Image formats and composition

Image formats and composition. Golden ratio and rule of thirds in scientific illustration.

The choice of the format depends on the type of communication, the space, and the message you want to deliver. If you prepare a presentation, you work mostly on slides with the landscape format. Posters are typically in portrait format but can also be in landscape or square format. Publication figures or plots can have many different formats. When you have the choice of the format, consider this:

  • Landscape format (width:height >1) is perfect for presenting a general overview, a sequence of events or a plot. Landscape format presents the facts in a sweeping, peaceful manner.
  • Portrait format (width:height < 1) presents the message in a more dynamic, sometimes even dramatic manner. You can stress, for example, how dramatically your measure increases / decays over time by using the verticality of this format. The portrait format lends itself well to highlight the dynamic and / or exceptional nature of what you observed / measured.
  • Square format (width=height) is fairly neutral compared to portrait but can prove a bit more crowded and less balanced than landscape. It is a good choice if you lack space for the landscape format.

For special cases, less common formats can be adopted. For example, circular format is naturally suitable for presenting things of cyclic nature.

Image Formats: landscape, portrait and square format vesicle or virus approaching a cell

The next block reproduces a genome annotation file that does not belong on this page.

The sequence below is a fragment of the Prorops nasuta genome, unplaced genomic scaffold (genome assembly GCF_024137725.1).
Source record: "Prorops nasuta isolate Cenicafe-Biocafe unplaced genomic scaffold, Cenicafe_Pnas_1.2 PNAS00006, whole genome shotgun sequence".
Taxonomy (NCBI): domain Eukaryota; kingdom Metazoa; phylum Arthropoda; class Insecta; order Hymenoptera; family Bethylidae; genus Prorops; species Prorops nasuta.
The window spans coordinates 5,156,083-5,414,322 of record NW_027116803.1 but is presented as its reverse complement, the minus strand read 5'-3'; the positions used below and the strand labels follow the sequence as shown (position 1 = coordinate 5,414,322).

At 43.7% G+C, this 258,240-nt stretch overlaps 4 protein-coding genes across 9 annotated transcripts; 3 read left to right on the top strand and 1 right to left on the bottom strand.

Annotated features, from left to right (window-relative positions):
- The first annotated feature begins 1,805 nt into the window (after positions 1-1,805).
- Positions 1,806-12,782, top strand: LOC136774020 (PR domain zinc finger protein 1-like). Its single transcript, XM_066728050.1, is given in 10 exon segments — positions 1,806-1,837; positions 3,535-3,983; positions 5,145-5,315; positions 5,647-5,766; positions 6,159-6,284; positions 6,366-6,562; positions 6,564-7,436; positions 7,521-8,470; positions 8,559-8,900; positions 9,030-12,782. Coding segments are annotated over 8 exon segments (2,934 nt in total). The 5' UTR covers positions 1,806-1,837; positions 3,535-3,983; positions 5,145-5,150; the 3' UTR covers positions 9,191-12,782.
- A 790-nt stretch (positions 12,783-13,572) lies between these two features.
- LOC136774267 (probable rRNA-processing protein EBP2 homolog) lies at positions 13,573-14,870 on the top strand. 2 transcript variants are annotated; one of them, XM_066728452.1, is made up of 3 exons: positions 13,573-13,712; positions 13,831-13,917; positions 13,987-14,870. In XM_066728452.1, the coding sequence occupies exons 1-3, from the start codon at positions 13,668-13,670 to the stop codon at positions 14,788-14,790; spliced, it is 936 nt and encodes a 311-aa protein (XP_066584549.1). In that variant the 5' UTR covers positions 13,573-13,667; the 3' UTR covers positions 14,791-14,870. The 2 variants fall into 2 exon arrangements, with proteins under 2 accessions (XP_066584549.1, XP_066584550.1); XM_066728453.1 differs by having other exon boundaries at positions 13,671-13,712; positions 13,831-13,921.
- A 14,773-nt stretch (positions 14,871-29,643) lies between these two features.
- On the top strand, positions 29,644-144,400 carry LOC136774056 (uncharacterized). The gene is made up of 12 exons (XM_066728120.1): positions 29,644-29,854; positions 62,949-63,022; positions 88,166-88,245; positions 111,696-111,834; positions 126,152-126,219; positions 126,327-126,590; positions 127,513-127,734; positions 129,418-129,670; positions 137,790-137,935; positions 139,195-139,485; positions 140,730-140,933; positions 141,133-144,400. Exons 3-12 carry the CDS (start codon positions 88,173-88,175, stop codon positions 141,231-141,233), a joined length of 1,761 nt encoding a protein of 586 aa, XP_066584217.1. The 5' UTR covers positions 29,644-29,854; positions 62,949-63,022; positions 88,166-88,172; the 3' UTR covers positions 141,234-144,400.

Landscape format shows different steps of a vesicle delivering a cargo to a cell in a neutral, relaxed manner. In portrait format, the same sequence looks a bit more dramatic, instead of a vesicle, it could be a virus attacking the cell to inject its material. Square format gives similar impressions as the landscape, however if labels or a legend need to be added, there is little extra space for it.

Image composition: golden ratio and rule of thirds.
It has been fascinating people for centuries, if not millennia. In 2010, the journal Science reported that it is present even at the atomic scale in the magnetic resonance of spins in cobalt niobate crystals. The golden ratio.
When two dimensions are in the ratio of approximately 1.618 they are in so called golden ratio. If it is used in image composition, it is said to yield a pleasing harmonious result. In the example below, the format width to height ratio is 1.62.
Another rule, maybe a bit less famous, is the rule of thirds. According to it, to create an interesting, dynamic composition, instead of simply centring the subject within the composition boundaries, divide the available space into nine equal parts by drawing two equally spaced horizontal lines and two equally spaced vertical lines. The important compositional elements should be placed along these lines or their intersections. As you see, the vesicles in the figure below are in the vicinity of the line intersections and the dashed line is aligned with the lower horizontal grid line.

Golden ratio and rule of thirds in scientific illustration - vesicular trafficking
The indicated dimensions of this illustration of vesicular trafficking result from the golden ratio. The grid lines refer to the rule of thirds. Red stars show strong focal points in the composition, and as you notice, important elements of the figure are placed close to them. The white stars show “unused” focal points existing in the composition.

Compare the figure adhering to the rule of thirds (upper image) with its analog ignoring it (bottom image):

Composition - vesicular trafficking in cells - scientific illustration
The scientific message is the same in both cases. The image in the upper part is simple but pleasing. On the other hand, the composition on the bottom looks a bit boring and unbalanced.

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